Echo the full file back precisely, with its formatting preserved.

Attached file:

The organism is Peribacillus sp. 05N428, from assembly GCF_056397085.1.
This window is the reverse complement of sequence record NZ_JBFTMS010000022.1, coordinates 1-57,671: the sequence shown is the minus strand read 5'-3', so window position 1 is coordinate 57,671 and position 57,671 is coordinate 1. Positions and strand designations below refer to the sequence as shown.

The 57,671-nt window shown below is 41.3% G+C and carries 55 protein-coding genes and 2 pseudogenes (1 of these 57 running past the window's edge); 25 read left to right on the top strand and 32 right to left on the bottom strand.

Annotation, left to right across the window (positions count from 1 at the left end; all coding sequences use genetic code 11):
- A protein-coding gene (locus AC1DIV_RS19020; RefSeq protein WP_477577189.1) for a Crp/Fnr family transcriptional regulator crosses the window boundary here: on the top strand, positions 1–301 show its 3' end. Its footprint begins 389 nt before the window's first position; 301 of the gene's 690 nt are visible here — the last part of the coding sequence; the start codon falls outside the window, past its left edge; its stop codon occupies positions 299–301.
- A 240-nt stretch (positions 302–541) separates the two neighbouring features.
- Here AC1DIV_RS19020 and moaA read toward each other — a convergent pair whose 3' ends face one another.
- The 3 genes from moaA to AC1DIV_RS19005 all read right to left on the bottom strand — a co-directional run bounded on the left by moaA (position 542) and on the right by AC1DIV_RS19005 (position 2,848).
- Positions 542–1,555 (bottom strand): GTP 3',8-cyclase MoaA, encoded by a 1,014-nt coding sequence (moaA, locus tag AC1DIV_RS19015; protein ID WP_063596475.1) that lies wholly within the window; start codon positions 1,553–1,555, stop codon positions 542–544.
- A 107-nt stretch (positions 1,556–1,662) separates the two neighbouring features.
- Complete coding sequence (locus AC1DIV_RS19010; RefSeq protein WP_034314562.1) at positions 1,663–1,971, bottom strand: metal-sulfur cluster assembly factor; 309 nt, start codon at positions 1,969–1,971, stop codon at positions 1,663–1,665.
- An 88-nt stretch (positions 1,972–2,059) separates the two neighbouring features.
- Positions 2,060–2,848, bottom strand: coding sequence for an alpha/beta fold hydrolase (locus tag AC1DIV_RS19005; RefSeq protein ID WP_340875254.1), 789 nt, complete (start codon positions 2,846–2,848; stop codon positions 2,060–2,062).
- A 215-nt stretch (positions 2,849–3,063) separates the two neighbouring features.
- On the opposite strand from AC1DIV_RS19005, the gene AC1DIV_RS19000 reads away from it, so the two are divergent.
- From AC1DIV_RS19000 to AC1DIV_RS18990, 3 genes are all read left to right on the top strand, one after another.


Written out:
The organism is Peribacillus sp. 05N428, from assembly GCF_056397085.1.
This window is the reverse complement of sequence record NZ_JBFTMS010000022.1, coordinates 1-57,671: the sequence shown is the minus strand read 5'-3', so window position 1 is coordinate 57,671 and position 57,671 is coordinate 1. Positions and strand designations below refer to the sequence as shown.

The 57,671-nt window shown below is 41.3% G+C and carries 55 protein-coding genes and 2 pseudogenes (1 of these 57 running past the window's edge); 25 read left to right on the top strand and 32 right to left on the bottom strand.

Annotation, left to right across the window (positions count from 1 at the left end; all coding sequences use genetic code 11):
- A protein-coding gene (locus AC1DIV_RS19020; RefSeq protein WP_477577189.1) for a Crp/Fnr family transcriptional regulator crosses the window boundary here: on the top strand, positions 1–301 show its 3' end. Its footprint begins 389 nt before the window's first position; 301 of the gene's 690 nt are visible here — the last part of the coding sequence; the start codon falls outside the window, past its left edge; its stop codon occupies positions 299–301.
- A 240-nt stretch (positions 302–541) separates the two neighbouring features.
- Here AC1DIV_RS19020 and moaA read toward each other — a convergent pair whose 3' ends face one another.
- The 3 genes from moaA to AC1DIV_RS19005 all read right to left on the bottom strand — a co-directional run bounded on the left by moaA (position 542) and on the right by AC1DIV_RS19005 (position 2,848).
- Positions 542–1,555 (bottom strand): GTP 3',8-cyclase MoaA, encoded by a 1,014-nt coding sequence (moaA, locus tag AC1DIV_RS19015; protein ID WP_063596475.1) that lies wholly within the window; start codon positions 1,553–1,555, stop codon positions 542–544.
- A 107-nt stretch (positions 1,556–1,662) separates the two neighbouring features.
- Complete coding sequence (locus AC1DIV_RS19010; RefSeq protein WP_034314562.1) at positions 1,663–1,971, bottom strand: metal-sulfur cluster assembly factor; 309 nt, start codon at positions 1,969–1,971, stop codon at positions 1,663–1,665.
- An 88-nt stretch (positions 1,972–2,059) separates the two neighbouring features.
- Positions 2,060–2,848, bottom strand: coding sequence for an alpha/beta fold hydrolase (locus tag AC1DIV_RS19005; RefSeq protein ID WP_340875254.1), 789 nt, complete (start codon positions 2,846–2,848; stop codon positions 2,060–2,062).
- A 215-nt stretch (positions 2,849–3,063) separates the two neighbouring features.
- On the opposite strand from AC1DIV_RS19005, the gene AC1DIV_RS19000 reads away from it, so the two are divergent.
- From AC1DIV_RS19000 to AC1DIV_RS18990, 3 genes are all read left to right on the top strand, one after another.